Because he had become an integral part of her research, she couldn’t allow BraveHeart to fade off into uncertainty. She decided later, when the roundups had concluded, to proceed with his acquisition, to keep him in Northern California where he had been born and provide him with some semblance of a life close to all he had ever known. A plan was laid, a home acquired and so began the initial process.
The first major disappointment occurred when it was announced the Twin Peaks stallions had been gelded, though that did not negate the fact – he was still valued, still wanted. Early November began a series of e-mails and phone calls, expressing interest and for information on application for acquisition under Sale Authority. Photographs were sent, phone messages left unreturned, assurances blithely made by BLM staff. An outbreak of strangles was running through the facility; It would probably best to wait until it was under control. Perhaps in January? Snow, the holidays, more assurances, now fallen flat.
Dissatisfied with the inaction and lack of verifiable information, a desperate five hour drive in early January to the holding facility to ascertain BraveHeart’s whereabouts, costly in terms of time and fuel. The researcher looked over as many as a thousand horses in the general population and in special pens for those slated for ‘sanctuary’, to no avail. Finally, an accidental conversation with a friendly employee revealed – BraveHeart, shipped out with countless others, to the anonymity of the Midwest’s Long Term Pastures – at the beginning of December. Given the vastness of Long Term Pastures, the likelihood he’ll be found or returned is remote. Whether by accident, oversight, contempt or simply an unwillingness to go beyond the status quo, This One Stallion, so important to a few, may be lost in the system forever.
Given the heightened pace of removals and the large numbers, it’s probable this loss is not an isolated incident. BraveHeart, in the scientific context, should not have been considered ‘excess’; as a captive, he has not been offered for adoption once, let alone the requisite three times, nor is he of an age or appearance that would label him ‘unadoptable’. It may well be, for the majority of those captured from Twin Peaks, there will be no ‘adoption event’; it was simply more expedient to send them off, to disappear them into the black hole of the Midwest Pastures than to allow the interested Public an opportunity to acquire horses touted as ” highly sought after for their size, conformation, dispositions & unique colors “.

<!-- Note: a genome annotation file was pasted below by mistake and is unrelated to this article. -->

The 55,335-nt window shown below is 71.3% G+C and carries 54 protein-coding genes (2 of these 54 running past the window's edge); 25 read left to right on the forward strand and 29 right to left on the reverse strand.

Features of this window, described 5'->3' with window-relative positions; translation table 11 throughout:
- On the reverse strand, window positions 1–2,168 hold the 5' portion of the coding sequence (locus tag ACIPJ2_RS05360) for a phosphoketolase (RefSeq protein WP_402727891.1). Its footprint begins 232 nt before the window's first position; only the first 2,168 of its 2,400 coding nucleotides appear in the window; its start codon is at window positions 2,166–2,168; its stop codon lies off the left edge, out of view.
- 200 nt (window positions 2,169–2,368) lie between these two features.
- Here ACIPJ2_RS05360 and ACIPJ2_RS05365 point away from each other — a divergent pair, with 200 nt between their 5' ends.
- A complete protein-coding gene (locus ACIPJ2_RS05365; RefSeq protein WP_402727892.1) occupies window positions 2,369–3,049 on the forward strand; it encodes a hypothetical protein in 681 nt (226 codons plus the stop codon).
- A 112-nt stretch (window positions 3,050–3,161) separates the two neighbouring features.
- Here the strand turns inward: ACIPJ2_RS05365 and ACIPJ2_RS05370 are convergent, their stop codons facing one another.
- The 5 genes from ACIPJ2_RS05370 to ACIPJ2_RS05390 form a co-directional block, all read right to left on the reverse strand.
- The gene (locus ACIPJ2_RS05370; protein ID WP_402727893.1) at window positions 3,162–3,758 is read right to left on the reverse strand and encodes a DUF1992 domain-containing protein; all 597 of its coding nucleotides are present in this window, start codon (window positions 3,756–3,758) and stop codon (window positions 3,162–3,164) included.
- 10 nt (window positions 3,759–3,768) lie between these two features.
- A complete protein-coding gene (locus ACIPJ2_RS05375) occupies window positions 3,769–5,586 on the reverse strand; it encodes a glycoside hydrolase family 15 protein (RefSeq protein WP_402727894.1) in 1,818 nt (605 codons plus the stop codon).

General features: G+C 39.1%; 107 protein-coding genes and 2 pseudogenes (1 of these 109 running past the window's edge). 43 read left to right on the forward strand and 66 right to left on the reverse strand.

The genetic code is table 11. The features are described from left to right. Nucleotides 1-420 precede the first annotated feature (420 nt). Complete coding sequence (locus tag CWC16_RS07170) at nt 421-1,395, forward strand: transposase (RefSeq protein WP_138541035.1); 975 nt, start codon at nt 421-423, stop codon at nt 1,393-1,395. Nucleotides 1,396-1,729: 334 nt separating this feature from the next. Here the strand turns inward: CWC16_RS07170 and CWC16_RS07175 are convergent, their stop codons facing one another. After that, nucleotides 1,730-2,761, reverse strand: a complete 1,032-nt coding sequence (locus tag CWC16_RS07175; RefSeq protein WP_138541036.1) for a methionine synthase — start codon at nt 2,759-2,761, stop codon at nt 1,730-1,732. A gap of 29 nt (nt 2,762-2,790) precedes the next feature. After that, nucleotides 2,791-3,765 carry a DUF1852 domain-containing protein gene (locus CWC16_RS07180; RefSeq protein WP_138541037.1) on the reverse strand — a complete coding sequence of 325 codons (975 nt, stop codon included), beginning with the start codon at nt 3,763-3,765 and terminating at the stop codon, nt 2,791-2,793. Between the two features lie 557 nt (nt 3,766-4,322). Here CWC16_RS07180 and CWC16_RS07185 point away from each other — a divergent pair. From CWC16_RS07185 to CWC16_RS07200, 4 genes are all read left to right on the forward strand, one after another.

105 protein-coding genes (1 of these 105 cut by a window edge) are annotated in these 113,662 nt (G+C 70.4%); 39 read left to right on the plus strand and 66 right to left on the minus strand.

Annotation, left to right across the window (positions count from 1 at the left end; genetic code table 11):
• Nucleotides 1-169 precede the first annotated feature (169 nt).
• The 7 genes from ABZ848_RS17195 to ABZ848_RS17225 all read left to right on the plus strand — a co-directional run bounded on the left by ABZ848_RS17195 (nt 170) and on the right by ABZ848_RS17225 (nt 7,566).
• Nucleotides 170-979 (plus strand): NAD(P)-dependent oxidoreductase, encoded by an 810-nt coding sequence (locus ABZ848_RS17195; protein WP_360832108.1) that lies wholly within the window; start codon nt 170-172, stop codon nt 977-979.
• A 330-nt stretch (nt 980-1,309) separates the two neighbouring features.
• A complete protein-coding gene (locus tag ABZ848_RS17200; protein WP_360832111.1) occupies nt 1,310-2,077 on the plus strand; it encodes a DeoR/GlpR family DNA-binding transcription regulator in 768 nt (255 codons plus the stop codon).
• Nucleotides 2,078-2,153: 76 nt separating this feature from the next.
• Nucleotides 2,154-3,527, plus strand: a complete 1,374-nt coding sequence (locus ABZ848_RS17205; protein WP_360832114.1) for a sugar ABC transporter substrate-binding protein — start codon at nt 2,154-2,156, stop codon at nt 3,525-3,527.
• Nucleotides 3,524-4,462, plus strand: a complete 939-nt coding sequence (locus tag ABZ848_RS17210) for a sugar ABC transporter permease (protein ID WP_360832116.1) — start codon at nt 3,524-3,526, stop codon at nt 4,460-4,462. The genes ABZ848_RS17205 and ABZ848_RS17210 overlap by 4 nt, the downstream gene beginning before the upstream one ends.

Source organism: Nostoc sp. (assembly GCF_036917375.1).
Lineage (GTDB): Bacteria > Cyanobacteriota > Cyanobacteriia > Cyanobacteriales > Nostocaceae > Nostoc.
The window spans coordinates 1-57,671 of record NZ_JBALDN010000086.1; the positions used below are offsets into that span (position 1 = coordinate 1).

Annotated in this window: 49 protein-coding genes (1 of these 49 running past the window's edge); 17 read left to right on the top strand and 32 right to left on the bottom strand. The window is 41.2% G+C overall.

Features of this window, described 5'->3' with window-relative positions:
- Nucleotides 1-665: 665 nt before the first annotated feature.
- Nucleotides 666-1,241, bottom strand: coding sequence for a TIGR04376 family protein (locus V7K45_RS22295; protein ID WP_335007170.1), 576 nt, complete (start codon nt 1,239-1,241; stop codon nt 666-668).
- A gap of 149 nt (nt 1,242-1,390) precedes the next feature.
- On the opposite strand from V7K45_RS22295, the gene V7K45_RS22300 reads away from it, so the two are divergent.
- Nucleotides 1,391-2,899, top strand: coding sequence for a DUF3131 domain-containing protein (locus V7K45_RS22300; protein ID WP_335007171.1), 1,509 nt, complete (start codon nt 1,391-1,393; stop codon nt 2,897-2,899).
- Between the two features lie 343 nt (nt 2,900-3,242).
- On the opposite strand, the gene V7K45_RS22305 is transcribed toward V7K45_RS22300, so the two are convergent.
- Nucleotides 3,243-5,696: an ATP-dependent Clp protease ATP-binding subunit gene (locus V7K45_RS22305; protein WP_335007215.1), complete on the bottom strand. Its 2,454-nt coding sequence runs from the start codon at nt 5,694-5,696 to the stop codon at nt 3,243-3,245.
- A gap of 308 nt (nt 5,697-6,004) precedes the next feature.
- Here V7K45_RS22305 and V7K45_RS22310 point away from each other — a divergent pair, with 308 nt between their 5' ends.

Who will be held accountable for BraveHeart? While This One Stallion alone may have meant nothing to those who held the reins, for those who knew him – prepared him sanctuary near the home he had always known, to share his history and secure his future, to atone in small measure for the vicarious actions of others by providing This One Stallion a second life of purpose and peace – he is and will remain important to them.
Perhaps, when future issues of the Wild Horse and Burro Program arise – when facts and figures are gathered, drafted into important documents and given voice, again blaming Wild Equines for their indiscretion and the Public for non-involvement, it might be prudent to remember – who failed This One Stallion and those who fought for him and lost.